Holy mezcamole! I recently wrote about mezcal, the hot Mexican spirit that’s hitting Western Canada like a pinata party gone wild. Along with their smoky characteristics and handcrafted allure, these pit-roasted agave liquors are often lauded for being less outrageously priced than ultra-premium tequila. Relatively speaking, this is true. But don’t be fooled. Artisan mezcal is no poor man’s firewater – at least not at El Azteca, where a three-ounce flight can cost up to $75.
Such is the bewitching power of mezcal. It makes you crazy enough to chase a flight with two cocktails and not bat an eye over the ridiculously huge bill. (Imagine the bushy-tailed buzz from a quadruple espresso, minus the jitters.)
“Are you starting or ending your night?” the bartender sincerely asked – not once, but twice – when we sidled up to his dimly lit bar at the back of the Yaletown restaurant. We should have paid closer attention to his cues. But it was only 8:30 p.m. The evening could have gone either way. And we were on a mission: mezcal, por favor.
El Azteca doesn’t currently stock a huge amount of mezcal, at least not compared to its tequila collection – eight bottles of the former to 65 of the latter. Although eight is probably as much if not more than any other restaurant in Vancouver. And they are expecting a new shipment of 20-plus brands to arrive any day now.
But they certainly present this revered nectar of the Zapotec Indian gods with great ceremonial flourish. The clear shots are served neat in traditional j’cara gourds cradled on grooved wooden boards with a palate-cleansing pineapple wedge or guava-juice shooter on the side.
Our $30 mid-range flight included Scorpion anejo 1 year (deep smoke, spicy bite, notes of roasted citrus fruit); Sombra joven (intensely vegetal with green-grass flavour and briny backbone); and Fidencio pechuga (an extremely smooth, floral-flavoured, limited-edition mezcal distilled with wild plums and a skinless chicken breast suspended over the still).
Mezcal is meant for sipping, but be careful with the brittle, shell-like gourds. Although lovely to look at and fun to drink from, they don’t appear to have been sealed with beeswax and are thus very porous. I suggest you sip quickly, before the mezcal evaporates. (Or perhaps we were just sipping too quickly, which made it seem like the liquid was disappearing faster than usual.)
The service was as charming as the mezcal was enticing. The owners are former servers from the now-closed Don Guacamole on Robson Street. They pointed out purse hooks under the bar, encouraged us to move to more comfortable chairs, twirled us to the bathroom when the mezcal and the music started working their magic and brought us a complimentary order of mushroom ceviche. The latter, gently wilted in brightly tangy cilantro vinaigrette, was excellent.
The menu roams all over Mexico, featuring many regional specialties not often seen in Vancouver. In my experience, the appetizers are very good. On subsequent visits, I tried queso fundido, sizzling asadero cheese melted over a cast-iron griddle so the top is creamy and the bottom is crispy. Crumbled with chorizo, the cheese is served with warm tortillas for rolling.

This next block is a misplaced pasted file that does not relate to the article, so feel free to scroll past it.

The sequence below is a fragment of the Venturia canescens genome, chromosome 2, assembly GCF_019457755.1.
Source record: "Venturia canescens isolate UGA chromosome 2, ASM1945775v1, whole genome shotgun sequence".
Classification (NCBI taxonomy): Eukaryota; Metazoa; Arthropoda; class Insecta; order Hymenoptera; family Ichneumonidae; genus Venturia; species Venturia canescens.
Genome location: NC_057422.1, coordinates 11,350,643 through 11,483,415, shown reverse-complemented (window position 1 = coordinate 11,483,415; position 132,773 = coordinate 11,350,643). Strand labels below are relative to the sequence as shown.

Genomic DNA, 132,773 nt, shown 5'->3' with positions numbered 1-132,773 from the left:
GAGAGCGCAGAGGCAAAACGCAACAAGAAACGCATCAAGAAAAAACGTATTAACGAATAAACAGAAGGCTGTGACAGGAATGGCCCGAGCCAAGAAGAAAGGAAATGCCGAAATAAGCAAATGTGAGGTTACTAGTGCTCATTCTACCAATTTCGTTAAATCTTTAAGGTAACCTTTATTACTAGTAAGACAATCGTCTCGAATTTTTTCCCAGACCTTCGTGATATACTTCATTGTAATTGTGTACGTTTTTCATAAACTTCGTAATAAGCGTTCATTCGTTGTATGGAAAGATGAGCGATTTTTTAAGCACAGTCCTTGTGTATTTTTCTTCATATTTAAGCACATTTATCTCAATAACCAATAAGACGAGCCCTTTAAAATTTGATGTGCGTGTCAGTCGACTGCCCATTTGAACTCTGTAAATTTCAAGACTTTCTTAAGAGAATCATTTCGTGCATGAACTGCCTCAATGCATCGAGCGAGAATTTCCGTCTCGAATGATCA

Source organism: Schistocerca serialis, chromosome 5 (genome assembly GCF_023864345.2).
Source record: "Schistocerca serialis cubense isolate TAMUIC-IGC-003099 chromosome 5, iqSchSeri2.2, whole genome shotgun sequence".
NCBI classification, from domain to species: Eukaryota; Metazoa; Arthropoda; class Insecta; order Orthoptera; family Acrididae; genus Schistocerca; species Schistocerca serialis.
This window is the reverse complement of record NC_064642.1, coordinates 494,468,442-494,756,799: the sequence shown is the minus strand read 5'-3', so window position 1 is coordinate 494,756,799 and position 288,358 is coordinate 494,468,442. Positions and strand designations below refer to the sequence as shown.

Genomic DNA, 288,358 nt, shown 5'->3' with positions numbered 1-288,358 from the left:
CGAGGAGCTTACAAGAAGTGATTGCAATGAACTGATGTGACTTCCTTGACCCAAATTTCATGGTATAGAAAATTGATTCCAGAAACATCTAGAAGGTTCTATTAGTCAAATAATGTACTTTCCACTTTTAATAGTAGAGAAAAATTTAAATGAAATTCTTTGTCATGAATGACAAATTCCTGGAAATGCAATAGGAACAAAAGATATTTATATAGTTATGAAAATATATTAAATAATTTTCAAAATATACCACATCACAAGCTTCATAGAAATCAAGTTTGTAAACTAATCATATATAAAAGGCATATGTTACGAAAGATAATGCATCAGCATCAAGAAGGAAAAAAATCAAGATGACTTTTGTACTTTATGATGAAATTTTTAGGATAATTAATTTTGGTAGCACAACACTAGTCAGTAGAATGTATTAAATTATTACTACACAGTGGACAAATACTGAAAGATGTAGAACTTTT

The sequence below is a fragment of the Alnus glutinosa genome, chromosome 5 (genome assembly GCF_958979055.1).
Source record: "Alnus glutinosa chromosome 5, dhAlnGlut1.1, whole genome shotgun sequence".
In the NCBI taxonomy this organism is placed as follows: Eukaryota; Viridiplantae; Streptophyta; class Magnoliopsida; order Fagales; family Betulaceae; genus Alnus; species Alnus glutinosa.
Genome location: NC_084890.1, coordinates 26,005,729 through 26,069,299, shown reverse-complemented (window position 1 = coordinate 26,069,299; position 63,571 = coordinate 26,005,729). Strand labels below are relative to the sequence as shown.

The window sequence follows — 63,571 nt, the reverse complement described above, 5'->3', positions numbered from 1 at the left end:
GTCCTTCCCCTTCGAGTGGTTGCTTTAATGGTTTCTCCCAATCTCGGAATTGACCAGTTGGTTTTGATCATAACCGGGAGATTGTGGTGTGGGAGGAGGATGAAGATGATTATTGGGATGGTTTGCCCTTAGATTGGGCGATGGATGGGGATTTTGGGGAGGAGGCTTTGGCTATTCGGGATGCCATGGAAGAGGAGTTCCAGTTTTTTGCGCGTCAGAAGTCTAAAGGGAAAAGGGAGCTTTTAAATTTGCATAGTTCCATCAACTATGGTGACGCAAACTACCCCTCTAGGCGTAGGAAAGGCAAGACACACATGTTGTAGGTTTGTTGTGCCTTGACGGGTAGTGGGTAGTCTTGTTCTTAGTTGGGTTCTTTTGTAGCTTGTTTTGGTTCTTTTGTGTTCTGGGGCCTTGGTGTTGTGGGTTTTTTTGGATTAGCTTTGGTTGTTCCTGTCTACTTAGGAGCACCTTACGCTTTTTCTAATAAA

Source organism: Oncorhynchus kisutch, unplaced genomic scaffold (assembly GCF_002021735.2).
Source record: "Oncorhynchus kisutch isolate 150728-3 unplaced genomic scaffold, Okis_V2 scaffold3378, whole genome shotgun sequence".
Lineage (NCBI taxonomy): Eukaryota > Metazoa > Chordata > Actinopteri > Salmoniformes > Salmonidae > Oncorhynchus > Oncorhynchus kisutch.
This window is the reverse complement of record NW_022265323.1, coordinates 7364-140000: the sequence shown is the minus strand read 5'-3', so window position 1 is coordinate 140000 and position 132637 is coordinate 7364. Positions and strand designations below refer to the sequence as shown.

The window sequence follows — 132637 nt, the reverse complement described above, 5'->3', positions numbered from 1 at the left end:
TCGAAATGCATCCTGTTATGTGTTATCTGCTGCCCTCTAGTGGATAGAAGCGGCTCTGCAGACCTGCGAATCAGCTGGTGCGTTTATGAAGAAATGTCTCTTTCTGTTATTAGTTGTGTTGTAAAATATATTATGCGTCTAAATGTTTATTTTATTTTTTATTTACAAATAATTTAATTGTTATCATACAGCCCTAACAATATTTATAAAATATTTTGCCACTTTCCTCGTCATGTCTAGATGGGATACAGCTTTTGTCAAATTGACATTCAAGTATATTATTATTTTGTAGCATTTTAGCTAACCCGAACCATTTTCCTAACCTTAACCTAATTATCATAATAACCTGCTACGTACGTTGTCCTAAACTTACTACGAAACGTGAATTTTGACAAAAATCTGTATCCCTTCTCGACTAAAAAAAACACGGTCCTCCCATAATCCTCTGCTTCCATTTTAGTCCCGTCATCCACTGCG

Rib-eye chicharron was again nicely textured and robustly flavoured. Bite-sized morsels of seasoned, deep-fried beef come on a bed of smooth guacamole chunked with plenty of onion, tomatoes and chilies.
But for a kitchen that makes the effort to offer an amuse-bouche to each table (we had a cup of deeply smoky shrimp broth), it seems strange that the main courses aren’t more carefully composed.
Chamorro was a gorgeously aromatic pork shank that melts off the bone after being marinated in beer, serrano chilies and cardamom for two days then slowly roasted for seven hours. But it was served with a limply overdressed green salad that tasted strangely nutty. It seemed as if the vinaigrette had been made with sesame oil.
Pescada ala talla was a lightly grilled filet of red snapper rubbed with an earthy achiote and ancho pepper al pastor sauce. On its own, it was lovely. But the accompanying bland rice and steamed vegetables (frozen carrots and cauliflower) did not add any layers of flavour.
On a third visit, I tried tacos. The selection includes some interesting fillers, all made to order, which include red snapper in salsa roja, shrimp and bacon in a smoky habanero sauce and crunchy pork rinds. I had the latter, although I would have liked to try others. The kitchen won’t mix and match, which is a shame. Four oily pork rind tacos contain an awful lot of fat for one person. Especially when the kitchen has forgotten to add the salsa verde (if they did add it, I certainly couldn’t taste it). Without the salsa to soften the pork rind, the dish was overwhelmingly rich and chewy.
With a little more finesse, El Azteca could be an excellent restaurant. For now, it’s a very good tequila lounge. Go for the drinks and the appetizers. And if you’re drinking mezcal, be careful how much you spend.